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Posted: Aug 22 2006, 01:46 AM
Member No.: 1
Joined: 10-July 06
By MIKE STARK - The Billings Gazette - 07/28/06
Wyoming may have been denied another chance to control its wolf population, but Montana and Idaho are still hoping they have a shot.
Earlier this week, the federal government rejected the state of Wyoming’s request to remove wolves in Montana, Idaho and Wyoming from the endangered species list and pass management to those three states.
The federal government’s decision announced Monday may renew focus on a proposal by officials in Montana and Idaho last year to delist wolves in those two states while the dispute with Wyoming drags on.
“It affirms our resolve even more to continue our efforts to delist in Montana and Idaho separately,” said Carolyn Sime, head of the wolf program at Montana Fish, Wildlife and Parks.
Chris Tollefson, a spokesman for the Fish and Wildlife Service in Washington, D.C., said the two states’ request was still being considered but the agency remained intent on finding a way to delist in all three states.
“Our focus is really on trying to work with the state of Wyoming to get changes made that we can sign off on,” Tollefson said.
Even if delisting is pursued in the two states, it’s doubtful whether it could ever be enacted, said Abigail Dillen, an attorney with Earthjustice, an environmental organization that opposed Wyoming’s plan in recent lawsuits.
It would be unusual for federal protections on wolves to be lifted based on state boundaries rather than the more typical “distinct population segments,” which lumps species together based on where they live, not state lines.
“I don’t think you can make the case that wolves in the Wyoming portion of the greater Yellowstone ecosystem are not part of the population,” Dillen said. “This is a Northern Rockies population.”
For now, she said, it looks like the three states remain tethered together as the disagreement between Wyoming and Interior continues.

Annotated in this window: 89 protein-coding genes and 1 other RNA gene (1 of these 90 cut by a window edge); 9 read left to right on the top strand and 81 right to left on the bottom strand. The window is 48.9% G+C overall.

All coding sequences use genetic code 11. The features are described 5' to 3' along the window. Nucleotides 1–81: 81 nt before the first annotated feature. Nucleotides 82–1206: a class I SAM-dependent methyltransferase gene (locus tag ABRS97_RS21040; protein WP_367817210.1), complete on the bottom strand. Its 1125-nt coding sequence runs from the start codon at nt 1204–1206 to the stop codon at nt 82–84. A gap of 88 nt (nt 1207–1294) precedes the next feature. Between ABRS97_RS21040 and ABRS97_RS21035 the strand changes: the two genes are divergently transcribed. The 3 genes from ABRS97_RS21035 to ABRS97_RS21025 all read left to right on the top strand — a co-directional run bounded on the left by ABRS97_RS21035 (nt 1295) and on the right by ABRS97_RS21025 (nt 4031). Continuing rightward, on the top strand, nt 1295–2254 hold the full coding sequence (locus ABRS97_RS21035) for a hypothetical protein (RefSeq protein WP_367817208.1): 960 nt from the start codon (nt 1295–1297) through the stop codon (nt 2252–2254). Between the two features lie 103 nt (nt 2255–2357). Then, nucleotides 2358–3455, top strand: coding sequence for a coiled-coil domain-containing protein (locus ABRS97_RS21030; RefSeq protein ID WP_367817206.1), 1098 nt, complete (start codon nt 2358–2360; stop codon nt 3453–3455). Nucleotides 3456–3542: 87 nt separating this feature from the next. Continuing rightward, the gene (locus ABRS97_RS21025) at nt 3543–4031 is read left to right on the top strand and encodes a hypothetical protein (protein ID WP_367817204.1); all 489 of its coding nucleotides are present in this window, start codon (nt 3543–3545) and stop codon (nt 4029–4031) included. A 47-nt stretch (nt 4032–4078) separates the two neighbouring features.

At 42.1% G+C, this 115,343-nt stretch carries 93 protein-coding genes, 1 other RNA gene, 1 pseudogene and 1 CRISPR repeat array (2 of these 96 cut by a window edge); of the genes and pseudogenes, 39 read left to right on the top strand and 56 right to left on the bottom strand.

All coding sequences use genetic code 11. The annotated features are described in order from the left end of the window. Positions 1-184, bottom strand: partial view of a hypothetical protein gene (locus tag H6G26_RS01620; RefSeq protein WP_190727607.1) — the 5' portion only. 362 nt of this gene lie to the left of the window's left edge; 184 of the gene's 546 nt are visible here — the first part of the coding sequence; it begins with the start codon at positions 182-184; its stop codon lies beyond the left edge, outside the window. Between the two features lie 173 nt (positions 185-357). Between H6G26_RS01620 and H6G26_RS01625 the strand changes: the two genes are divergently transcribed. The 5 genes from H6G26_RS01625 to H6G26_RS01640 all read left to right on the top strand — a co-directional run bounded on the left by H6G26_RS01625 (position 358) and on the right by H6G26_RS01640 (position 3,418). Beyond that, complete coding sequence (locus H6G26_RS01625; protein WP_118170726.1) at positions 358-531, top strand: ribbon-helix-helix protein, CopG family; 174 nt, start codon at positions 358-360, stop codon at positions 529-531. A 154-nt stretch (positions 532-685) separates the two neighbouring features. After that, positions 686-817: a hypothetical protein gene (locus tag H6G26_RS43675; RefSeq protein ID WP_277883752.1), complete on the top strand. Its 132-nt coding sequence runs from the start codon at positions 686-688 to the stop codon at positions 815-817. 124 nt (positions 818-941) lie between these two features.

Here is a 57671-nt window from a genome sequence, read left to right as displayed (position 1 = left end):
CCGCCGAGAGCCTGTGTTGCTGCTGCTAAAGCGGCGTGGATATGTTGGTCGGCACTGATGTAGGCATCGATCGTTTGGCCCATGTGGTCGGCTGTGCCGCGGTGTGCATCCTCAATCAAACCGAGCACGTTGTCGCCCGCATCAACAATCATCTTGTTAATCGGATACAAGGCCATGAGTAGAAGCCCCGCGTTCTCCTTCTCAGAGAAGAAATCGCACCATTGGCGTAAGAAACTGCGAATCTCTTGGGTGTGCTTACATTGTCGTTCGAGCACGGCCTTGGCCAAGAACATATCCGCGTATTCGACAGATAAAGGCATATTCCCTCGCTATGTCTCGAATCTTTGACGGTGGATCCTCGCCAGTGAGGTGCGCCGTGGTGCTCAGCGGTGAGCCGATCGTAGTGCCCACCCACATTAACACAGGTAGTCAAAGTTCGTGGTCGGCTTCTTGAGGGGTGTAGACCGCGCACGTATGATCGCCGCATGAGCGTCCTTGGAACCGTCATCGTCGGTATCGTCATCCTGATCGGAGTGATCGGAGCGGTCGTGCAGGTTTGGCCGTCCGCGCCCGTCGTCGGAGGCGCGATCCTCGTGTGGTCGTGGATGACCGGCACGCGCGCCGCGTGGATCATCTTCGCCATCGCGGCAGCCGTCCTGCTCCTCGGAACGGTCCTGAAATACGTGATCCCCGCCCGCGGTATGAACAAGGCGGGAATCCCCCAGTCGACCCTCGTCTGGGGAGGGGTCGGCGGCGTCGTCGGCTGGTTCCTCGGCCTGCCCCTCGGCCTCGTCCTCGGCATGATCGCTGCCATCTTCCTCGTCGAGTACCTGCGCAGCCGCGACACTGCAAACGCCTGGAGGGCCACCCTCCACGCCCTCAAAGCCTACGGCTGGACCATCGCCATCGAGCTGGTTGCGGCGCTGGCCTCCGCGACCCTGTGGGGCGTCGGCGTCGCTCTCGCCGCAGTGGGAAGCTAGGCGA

Today, there are more than 1,000 wolves in the three states, far more than goals the government set for recovery.
But federal officials won’t delist the wolves until all three states have acceptable management plans in place.
Montana and Idaho have plans that have been approved, and both states have been given increased authority for managing wolves.
Wyoming’s plan has been rejected by Interior, primarily because it classifies some wolves as predators subject to unregulated killing.
The issue already has been to federal court and is apt to return. The state of Wyoming plans to file a lawsuit over this week’s decision, said Lara Azar, a spokeswoman for Gov. Dave Freudenthal.
Last fall, governors of Montana and Idaho sent a letter to the Department of Interior, which oversees the U.S. Fish and Wildlife Service, requesting consideration for delisting wolves in the two states and outlining five options about how it could be done.
Then-Gov. Dirk Kempthorne of Idaho has since become the secretary of the Interior. Although Kempthorne has recused himself issues dealing specifically with Idaho, officials in Montana and Idaho hope his presence might help their case.
“We will press them to consider the five alternatives,” said Jeff Allen, policy adviser in the Idaho governor’s Office of Species Conservation.
Mike Volesky, natural resources policy adviser for Gov. Brian Schweitzer, said state officials haven’t heard much from Interior on their proposal but hope that could change soon.
“We’re still hoping to work with them as quickly as possible for delisting,” Volesky said. “Nobody thinks it’s not time. Let’s get on with it.”